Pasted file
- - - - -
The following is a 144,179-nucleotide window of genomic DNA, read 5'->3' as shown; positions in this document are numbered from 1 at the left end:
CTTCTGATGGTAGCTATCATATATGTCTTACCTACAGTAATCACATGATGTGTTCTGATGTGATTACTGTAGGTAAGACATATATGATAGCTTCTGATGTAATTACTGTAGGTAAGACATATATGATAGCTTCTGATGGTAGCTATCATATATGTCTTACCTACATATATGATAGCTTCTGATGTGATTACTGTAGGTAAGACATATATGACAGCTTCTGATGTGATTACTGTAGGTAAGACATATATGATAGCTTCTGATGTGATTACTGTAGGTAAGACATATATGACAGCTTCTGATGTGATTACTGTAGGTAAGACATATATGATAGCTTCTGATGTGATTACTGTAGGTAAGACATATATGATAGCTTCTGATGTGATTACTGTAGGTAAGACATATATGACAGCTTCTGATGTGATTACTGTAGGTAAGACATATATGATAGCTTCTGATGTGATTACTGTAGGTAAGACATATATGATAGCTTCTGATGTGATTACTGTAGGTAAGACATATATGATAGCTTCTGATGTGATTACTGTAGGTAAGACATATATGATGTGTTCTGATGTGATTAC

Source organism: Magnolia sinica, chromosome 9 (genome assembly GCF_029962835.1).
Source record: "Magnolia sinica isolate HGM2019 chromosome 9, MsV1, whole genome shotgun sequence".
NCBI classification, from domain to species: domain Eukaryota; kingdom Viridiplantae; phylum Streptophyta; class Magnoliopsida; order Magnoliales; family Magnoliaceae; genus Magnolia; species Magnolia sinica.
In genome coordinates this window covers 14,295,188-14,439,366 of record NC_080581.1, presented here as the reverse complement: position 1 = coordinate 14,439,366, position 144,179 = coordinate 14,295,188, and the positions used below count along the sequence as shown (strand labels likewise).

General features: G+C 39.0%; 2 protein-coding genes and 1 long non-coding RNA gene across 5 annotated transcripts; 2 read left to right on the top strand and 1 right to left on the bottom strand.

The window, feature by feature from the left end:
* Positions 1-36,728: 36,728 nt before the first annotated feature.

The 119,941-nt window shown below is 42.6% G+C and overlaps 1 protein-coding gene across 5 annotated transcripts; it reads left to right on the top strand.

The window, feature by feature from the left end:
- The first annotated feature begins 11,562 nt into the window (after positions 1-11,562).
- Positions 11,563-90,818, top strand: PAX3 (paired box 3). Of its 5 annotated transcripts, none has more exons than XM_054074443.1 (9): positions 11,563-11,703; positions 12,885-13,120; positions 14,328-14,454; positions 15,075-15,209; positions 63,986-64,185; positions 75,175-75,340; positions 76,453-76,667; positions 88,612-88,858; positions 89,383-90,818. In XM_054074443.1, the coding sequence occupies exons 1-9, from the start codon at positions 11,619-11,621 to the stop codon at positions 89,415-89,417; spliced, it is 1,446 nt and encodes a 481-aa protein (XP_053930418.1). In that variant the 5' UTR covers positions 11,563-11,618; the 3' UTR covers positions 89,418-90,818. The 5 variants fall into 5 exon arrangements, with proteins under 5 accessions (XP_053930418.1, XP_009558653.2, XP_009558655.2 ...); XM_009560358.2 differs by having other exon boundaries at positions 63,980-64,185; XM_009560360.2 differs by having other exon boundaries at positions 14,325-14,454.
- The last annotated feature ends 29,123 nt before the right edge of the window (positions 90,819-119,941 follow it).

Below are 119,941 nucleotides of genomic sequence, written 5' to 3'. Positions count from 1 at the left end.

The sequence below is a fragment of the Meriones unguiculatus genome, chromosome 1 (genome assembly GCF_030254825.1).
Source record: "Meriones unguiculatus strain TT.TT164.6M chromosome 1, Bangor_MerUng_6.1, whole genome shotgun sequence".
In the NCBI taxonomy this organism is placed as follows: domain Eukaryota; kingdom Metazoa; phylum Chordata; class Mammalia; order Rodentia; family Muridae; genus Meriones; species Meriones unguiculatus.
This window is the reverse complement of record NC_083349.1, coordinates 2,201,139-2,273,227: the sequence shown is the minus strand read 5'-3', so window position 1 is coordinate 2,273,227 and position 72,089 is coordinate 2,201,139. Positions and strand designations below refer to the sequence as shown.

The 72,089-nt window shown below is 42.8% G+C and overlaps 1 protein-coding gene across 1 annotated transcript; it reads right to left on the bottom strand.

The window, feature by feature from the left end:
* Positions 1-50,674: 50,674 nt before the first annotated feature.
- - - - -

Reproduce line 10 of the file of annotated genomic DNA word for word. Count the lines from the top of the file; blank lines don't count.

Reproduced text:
The 119,941-nt window shown below is 42.6% G+C and overlaps 1 protein-coding gene across 5 annotated transcripts; it reads left to right on the top strand.